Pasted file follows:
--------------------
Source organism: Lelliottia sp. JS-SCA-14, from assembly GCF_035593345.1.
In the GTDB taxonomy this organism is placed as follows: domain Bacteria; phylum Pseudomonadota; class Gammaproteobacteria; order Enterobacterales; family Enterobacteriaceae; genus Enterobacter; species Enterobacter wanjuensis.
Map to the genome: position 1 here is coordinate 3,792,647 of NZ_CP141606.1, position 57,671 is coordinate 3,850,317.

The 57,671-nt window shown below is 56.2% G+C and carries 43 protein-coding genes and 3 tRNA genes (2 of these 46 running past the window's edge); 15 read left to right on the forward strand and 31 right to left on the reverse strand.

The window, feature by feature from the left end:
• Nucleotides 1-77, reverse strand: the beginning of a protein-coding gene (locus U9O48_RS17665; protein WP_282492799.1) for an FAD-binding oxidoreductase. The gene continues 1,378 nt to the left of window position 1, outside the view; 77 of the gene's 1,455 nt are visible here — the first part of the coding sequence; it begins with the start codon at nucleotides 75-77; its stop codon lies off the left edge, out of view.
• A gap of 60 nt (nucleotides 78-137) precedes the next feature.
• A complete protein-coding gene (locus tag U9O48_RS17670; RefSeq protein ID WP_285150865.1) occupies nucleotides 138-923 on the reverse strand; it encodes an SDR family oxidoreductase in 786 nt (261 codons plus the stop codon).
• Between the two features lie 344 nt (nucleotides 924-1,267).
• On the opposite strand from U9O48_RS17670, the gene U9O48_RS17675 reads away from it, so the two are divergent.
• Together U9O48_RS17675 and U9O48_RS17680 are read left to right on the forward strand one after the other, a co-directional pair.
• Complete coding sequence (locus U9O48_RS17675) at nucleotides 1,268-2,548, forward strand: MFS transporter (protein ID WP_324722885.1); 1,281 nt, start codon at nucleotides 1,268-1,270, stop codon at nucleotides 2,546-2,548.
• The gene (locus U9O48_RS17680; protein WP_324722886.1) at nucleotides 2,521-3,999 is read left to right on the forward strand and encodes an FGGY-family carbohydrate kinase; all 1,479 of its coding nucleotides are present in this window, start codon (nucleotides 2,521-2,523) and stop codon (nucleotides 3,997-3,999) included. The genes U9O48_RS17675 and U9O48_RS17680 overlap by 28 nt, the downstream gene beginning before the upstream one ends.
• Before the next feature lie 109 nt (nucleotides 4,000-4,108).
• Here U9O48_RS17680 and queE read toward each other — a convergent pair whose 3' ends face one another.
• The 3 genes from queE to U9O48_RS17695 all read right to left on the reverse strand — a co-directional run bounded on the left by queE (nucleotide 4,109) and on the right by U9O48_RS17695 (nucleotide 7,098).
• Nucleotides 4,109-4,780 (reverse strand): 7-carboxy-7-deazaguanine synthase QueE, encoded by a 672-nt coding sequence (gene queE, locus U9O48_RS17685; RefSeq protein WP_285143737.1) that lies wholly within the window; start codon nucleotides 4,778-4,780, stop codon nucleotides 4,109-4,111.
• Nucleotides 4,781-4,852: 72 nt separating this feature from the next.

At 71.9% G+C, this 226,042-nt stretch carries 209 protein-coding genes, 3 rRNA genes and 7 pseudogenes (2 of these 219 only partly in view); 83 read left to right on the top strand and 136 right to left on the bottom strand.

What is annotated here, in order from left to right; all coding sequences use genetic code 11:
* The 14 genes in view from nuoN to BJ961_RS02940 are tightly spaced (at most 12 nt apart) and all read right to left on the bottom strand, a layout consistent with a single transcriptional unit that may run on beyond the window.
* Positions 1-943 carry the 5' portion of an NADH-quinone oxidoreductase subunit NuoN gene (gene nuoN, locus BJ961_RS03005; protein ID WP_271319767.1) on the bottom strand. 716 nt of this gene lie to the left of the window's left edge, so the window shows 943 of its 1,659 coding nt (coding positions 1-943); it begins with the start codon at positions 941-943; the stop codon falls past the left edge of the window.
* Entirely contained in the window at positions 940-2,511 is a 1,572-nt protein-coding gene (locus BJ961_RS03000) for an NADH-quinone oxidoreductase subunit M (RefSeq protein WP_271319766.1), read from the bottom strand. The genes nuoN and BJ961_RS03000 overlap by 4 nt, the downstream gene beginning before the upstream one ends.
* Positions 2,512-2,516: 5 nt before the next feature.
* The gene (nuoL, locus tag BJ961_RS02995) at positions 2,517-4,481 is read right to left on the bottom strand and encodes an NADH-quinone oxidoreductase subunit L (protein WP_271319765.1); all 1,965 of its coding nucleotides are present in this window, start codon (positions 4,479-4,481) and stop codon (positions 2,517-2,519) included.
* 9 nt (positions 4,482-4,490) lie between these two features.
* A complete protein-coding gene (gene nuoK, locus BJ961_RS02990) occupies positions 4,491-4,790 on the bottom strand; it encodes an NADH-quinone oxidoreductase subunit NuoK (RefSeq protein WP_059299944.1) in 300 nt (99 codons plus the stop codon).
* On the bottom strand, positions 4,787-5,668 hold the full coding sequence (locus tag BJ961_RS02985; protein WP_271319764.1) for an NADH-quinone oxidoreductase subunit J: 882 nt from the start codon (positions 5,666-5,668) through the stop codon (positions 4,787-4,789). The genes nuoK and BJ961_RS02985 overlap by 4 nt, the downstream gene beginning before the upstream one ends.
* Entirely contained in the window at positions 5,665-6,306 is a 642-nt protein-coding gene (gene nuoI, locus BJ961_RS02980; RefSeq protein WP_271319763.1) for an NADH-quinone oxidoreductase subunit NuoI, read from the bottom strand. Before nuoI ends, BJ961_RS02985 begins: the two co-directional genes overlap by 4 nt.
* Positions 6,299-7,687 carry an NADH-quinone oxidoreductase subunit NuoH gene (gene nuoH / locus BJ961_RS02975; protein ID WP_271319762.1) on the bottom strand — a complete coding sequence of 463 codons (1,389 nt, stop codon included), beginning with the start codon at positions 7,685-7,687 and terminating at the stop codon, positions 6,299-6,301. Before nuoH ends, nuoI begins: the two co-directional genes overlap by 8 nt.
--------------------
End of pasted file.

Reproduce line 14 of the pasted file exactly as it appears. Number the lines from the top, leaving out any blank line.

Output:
• Before the next feature lie 109 nt (nucleotides 4,000-4,108).